Abstract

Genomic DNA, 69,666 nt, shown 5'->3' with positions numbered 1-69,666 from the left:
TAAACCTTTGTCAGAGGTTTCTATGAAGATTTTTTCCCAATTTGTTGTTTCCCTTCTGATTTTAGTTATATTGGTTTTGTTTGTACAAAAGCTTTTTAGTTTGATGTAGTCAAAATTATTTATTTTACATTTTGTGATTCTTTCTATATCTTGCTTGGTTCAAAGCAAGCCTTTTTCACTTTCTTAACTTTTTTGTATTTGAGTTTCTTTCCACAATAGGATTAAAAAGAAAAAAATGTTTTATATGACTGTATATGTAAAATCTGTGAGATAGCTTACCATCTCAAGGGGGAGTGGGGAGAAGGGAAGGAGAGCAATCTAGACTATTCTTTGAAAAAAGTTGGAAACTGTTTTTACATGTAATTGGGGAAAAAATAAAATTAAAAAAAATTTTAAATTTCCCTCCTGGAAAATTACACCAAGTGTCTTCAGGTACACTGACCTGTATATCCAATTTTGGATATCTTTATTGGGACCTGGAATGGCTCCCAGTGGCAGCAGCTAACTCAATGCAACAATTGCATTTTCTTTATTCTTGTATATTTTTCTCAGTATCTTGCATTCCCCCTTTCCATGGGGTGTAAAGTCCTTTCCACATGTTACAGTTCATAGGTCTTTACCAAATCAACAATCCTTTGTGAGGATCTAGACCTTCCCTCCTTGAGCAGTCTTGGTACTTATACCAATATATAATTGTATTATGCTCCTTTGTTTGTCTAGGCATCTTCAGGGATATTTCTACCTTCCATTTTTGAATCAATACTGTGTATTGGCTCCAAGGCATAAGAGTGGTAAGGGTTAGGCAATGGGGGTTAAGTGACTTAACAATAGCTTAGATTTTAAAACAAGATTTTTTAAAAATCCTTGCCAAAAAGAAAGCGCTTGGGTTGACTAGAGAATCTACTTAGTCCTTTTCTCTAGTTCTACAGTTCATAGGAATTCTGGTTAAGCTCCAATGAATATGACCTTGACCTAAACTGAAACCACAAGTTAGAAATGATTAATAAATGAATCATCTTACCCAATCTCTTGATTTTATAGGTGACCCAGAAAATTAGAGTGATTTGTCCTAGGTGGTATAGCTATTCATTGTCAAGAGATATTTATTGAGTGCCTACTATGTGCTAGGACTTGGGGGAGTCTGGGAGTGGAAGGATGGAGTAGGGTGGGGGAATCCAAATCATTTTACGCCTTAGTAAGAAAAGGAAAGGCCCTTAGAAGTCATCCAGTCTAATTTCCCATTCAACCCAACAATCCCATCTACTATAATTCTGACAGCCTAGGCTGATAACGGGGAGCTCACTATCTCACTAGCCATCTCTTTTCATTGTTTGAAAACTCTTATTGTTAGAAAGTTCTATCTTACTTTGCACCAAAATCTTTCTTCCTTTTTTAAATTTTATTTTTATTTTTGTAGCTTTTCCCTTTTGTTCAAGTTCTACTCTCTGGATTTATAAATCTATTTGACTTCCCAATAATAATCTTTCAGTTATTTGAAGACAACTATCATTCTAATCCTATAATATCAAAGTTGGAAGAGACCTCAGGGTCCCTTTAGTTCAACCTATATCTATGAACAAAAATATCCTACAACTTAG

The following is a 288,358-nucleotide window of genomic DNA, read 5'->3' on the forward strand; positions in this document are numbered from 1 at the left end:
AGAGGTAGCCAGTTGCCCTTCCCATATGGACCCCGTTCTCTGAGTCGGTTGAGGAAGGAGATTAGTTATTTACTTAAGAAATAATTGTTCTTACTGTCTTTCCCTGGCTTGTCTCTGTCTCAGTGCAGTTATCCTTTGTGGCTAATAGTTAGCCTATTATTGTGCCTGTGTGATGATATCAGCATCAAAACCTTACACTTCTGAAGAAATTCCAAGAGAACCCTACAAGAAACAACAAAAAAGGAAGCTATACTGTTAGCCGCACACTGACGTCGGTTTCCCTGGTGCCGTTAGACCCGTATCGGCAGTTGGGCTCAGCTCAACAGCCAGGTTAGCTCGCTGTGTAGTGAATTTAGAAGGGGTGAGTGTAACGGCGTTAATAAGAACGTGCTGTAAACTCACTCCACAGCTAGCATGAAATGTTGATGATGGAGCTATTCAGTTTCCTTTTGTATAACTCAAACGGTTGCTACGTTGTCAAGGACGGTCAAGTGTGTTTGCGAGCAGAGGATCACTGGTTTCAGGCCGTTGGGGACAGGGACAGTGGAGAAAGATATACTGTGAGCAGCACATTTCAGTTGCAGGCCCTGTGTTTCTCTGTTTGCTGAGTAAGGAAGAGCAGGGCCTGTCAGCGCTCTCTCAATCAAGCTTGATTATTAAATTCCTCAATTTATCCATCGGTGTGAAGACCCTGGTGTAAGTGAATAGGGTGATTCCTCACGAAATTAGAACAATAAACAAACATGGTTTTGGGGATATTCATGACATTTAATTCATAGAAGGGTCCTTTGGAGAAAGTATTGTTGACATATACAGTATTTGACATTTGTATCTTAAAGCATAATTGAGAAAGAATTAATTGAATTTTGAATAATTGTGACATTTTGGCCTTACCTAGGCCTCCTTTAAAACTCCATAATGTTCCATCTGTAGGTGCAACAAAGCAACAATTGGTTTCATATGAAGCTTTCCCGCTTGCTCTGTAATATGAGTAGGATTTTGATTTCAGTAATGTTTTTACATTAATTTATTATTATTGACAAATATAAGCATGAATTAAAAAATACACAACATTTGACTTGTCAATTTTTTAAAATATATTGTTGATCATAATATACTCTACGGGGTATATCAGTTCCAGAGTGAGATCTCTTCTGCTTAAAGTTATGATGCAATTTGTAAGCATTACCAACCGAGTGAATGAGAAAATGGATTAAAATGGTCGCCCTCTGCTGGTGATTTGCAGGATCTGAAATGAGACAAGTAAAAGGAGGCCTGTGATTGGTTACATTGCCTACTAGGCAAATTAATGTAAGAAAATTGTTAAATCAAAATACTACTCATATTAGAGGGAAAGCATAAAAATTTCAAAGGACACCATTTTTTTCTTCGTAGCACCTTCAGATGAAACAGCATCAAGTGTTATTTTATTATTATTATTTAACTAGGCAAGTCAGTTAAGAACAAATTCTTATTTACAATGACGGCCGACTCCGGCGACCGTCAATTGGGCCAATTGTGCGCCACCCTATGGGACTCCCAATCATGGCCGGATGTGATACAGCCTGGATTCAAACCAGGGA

Bedrock mapping and stratigraphic studies by Fisher and sedimentological studies by Mazzullo have resulted in a clearer understanding of the stratigraphy and facies relationships of the Lower Ordovician Great Meadows Formation in New York (largely equivalent to the Cutting Formation in Vermont). In Washington and Warren Counties, New York, the tripartite Great Meadows consists of (1) basal cross-stratified and laminated dolomitic quartzofeldspathic siltstone; (2) middle calcitic dolostone, locally cherry; and (3) upper fine-grained limestone. Some stratigraphic nomenclatural problems are resolved, and two new names are introduced: Winchell Creek for the basal arenites and Fort Edward for the middle dolostone. The existing name, Smith Basin, is retained for the upper member. Probable disconformities occur at the base and summit of the Great Meadows. The inferred environments of the Great Meadows Formation are intermittently near-normal to hypersaline low-energy tidal flats and shallow subtidal facies.

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